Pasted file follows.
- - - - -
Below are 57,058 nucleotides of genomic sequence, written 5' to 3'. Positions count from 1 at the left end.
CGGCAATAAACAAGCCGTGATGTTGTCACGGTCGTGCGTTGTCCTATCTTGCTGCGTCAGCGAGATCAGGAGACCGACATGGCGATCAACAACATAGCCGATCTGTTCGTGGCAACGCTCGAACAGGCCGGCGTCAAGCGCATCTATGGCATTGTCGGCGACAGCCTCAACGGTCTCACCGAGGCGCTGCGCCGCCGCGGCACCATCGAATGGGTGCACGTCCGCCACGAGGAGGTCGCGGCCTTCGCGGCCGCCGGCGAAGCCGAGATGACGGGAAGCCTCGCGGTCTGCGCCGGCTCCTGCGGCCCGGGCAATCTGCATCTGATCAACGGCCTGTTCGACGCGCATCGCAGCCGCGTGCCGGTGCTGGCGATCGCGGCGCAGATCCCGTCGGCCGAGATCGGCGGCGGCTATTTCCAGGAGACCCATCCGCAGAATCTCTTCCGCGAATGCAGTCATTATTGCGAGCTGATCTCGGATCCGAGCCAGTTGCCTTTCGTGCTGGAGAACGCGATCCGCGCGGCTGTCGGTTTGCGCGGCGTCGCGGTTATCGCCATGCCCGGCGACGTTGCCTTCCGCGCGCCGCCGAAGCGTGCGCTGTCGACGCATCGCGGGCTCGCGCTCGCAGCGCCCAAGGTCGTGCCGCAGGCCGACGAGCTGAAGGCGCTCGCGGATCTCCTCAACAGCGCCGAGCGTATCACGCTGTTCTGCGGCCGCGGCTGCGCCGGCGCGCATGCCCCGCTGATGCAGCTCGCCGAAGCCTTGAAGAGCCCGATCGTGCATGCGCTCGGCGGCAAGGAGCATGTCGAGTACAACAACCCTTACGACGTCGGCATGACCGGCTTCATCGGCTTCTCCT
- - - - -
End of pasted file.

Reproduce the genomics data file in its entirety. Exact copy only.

Below are 57,058 nucleotides of genomic sequence, written 5' to 3'. Positions count from 1 at the left end.
CGGCAATAAACAAGCCGTGATGTTGTCACGGTCGTGCGTTGTCCTATCTTGCTGCGTCAGCGAGATCAGGAGACCGACATGGCGATCAACAACATAGCCGATCTGTTCGTGGCAACGCTCGAACAGGCCGGCGTCAAGCGCATCTATGGCATTGTCGGCGACAGCCTCAACGGTCTCACCGAGGCGCTGCGCCGCCGCGGCACCATCGAATGGGTGCACGTCCGCCACGAGGAGGTCGCGGCCTTCGCGGCCGCCGGCGAAGCCGAGATGACGGGAAGCCTCGCGGTCTGCGCCGGCTCCTGCGGCCCGGGCAATCTGCATCTGATCAACGGCCTGTTCGACGCGCATCGCAGCCGCGTGCCGGTGCTGGCGATCGCGGCGCAGATCCCGTCGGCCGAGATCGGCGGCGGCTATTTCCAGGAGACCCATCCGCAGAATCTCTTCCGCGAATGCAGTCATTATTGCGAGCTGATCTCGGATCCGAGCCAGTTGCCTTTCGTGCTGGAGAACGCGATCCGCGCGGCTGTCGGTTTGCGCGGCGTCGCGGTTATCGCCATGCCCGGCGACGTTGCCTTCCGCGCGCCGCCGAAGCGTGCGCTGTCGACGCATCGCGGGCTCGCGCTCGCAGCGCCCAAGGTCGTGCCGCAGGCCGACGAGCTGAAGGCGCTCGCGGATCTCCTCAACAGCGCCGAGCGTATCACGCTGTTCTGCGGCCGCGGCTGCGCCGGCGCGCATGCCCCGCTGATGCAGCTCGCCGAAGCCTTGAAGAGCCCGATCGTGCATGCGCTCGGCGGCAAGGAGCATGTCGAGTACAACAACCCTTACGACGTCGGCATGACCGGCTTCATCGGCTTCTCCT